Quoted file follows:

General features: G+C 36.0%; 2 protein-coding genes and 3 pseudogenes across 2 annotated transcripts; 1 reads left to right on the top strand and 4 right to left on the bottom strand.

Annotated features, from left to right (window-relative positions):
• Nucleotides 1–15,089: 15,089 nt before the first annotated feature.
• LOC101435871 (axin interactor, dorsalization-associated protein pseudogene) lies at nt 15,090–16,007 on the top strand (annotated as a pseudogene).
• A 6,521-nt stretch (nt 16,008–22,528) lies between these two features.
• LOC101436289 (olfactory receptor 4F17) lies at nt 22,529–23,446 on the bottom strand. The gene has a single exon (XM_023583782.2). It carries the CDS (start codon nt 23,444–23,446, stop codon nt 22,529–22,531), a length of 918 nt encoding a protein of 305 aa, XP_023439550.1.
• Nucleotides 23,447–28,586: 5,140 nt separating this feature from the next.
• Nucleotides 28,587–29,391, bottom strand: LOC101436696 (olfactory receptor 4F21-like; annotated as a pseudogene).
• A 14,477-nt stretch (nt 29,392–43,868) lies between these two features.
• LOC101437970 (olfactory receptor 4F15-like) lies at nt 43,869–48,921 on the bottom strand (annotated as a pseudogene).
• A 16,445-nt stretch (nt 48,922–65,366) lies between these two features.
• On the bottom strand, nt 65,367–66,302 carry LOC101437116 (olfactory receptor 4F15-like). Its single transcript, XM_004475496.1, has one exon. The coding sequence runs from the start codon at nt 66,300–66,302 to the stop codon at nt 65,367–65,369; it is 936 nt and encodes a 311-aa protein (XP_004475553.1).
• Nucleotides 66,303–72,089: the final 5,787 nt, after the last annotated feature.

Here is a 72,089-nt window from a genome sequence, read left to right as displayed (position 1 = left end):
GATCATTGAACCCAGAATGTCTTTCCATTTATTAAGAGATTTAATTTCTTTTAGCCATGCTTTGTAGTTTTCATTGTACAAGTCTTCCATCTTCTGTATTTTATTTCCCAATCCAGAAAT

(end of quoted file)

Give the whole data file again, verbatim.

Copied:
General features: G+C 36.0%; 2 protein-coding genes and 3 pseudogenes across 2 annotated transcripts; 1 reads left to right on the top strand and 4 right to left on the bottom strand.

Annotated features, from left to right (window-relative positions):
• Nucleotides 1–15,089: 15,089 nt before the first annotated feature.
• LOC101435871 (axin interactor, dorsalization-associated protein pseudogene) lies at nt 15,090–16,007 on the top strand (annotated as a pseudogene).
• A 6,521-nt stretch (nt 16,008–22,528) lies between these two features.
• LOC101436289 (olfactory receptor 4F17) lies at nt 22,529–23,446 on the bottom strand. The gene has a single exon (XM_023583782.2). It carries the CDS (start codon nt 23,444–23,446, stop codon nt 22,529–22,531), a length of 918 nt encoding a protein of 305 aa, XP_023439550.1.
• Nucleotides 23,447–28,586: 5,140 nt separating this feature from the next.
• Nucleotides 28,587–29,391, bottom strand: LOC101436696 (olfactory receptor 4F21-like; annotated as a pseudogene).
• A 14,477-nt stretch (nt 29,392–43,868) lies between these two features.
• LOC101437970 (olfactory receptor 4F15-like) lies at nt 43,869–48,921 on the bottom strand (annotated as a pseudogene).
• A 16,445-nt stretch (nt 48,922–65,366) lies between these two features.
• On the bottom strand, nt 65,367–66,302 carry LOC101437116 (olfactory receptor 4F15-like). Its single transcript, XM_004475496.1, has one exon. The coding sequence runs from the start codon at nt 66,300–66,302 to the stop codon at nt 65,367–65,369; it is 936 nt and encodes a 311-aa protein (XP_004475553.1).
• Nucleotides 66,303–72,089: the final 5,787 nt, after the last annotated feature.

Here is a 72,089-nt window from a genome sequence, read left to right as displayed (position 1 = left end):
GATCATTGAACCCAGAATGTCTTTCCATTTATTAAGAGATTTAATTTCTTTTAGCCATGCTTTGTAGTTTTCATTGTACAAGTCTTCCATCTTCTGTATTTTATTTCCCAATCCAGAAAT